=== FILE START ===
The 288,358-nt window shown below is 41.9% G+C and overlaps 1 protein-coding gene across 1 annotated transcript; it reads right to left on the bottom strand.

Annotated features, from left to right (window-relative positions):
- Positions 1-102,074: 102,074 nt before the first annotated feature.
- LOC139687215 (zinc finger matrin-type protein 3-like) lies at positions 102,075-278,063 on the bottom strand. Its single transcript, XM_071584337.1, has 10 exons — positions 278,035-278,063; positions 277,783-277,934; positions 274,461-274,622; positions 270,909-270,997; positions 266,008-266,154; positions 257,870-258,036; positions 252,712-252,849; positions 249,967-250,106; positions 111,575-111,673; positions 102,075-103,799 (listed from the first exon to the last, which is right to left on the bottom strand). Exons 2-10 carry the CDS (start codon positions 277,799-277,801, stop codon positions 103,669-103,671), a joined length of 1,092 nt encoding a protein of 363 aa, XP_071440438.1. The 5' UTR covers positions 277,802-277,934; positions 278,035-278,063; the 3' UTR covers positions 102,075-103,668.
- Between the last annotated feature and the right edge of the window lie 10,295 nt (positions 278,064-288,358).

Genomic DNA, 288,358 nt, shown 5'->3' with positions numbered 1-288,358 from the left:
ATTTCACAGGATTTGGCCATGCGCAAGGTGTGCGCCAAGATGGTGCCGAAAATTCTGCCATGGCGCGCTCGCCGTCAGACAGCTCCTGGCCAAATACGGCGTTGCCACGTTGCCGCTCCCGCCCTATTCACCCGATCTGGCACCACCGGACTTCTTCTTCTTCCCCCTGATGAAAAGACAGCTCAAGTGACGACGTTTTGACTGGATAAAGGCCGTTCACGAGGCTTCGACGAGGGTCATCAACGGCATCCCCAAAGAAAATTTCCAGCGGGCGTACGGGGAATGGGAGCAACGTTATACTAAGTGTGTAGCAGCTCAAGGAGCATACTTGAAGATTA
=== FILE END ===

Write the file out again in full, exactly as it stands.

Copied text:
The 288,358-nt window shown below is 41.9% G+C and overlaps 1 protein-coding gene across 1 annotated transcript; it reads right to left on the bottom strand.

Annotated features, from left to right (window-relative positions):
- Positions 1-102,074: 102,074 nt before the first annotated feature.
- LOC139687215 (zinc finger matrin-type protein 3-like) lies at positions 102,075-278,063 on the bottom strand. Its single transcript, XM_071584337.1, has 10 exons — positions 278,035-278,063; positions 277,783-277,934; positions 274,461-274,622; positions 270,909-270,997; positions 266,008-266,154; positions 257,870-258,036; positions 252,712-252,849; positions 249,967-250,106; positions 111,575-111,673; positions 102,075-103,799 (listed from the first exon to the last, which is right to left on the bottom strand). Exons 2-10 carry the CDS (start codon positions 277,799-277,801, stop codon positions 103,669-103,671), a joined length of 1,092 nt encoding a protein of 363 aa, XP_071440438.1. The 5' UTR covers positions 277,802-277,934; positions 278,035-278,063; the 3' UTR covers positions 102,075-103,668.
- Between the last annotated feature and the right edge of the window lie 10,295 nt (positions 278,064-288,358).

Genomic DNA, 288,358 nt, shown 5'->3' with positions numbered 1-288,358 from the left:
ATTTCACAGGATTTGGCCATGCGCAAGGTGTGCGCCAAGATGGTGCCGAAAATTCTGCCATGGCGCGCTCGCCGTCAGACAGCTCCTGGCCAAATACGGCGTTGCCACGTTGCCGCTCCCGCCCTATTCACCCGATCTGGCACCACCGGACTTCTTCTTCTTCCCCCTGATGAAAAGACAGCTCAAGTGACGACGTTTTGACTGGATAAAGGCCGTTCACGAGGCTTCGACGAGGGTCATCAACGGCATCCCCAAAGAAAATTTCCAGCGGGCGTACGGGGAATGGGAGCAACGTTATACTAAGTGTGTAGCAGCTCAAGGAGCATACTTGAAGATTA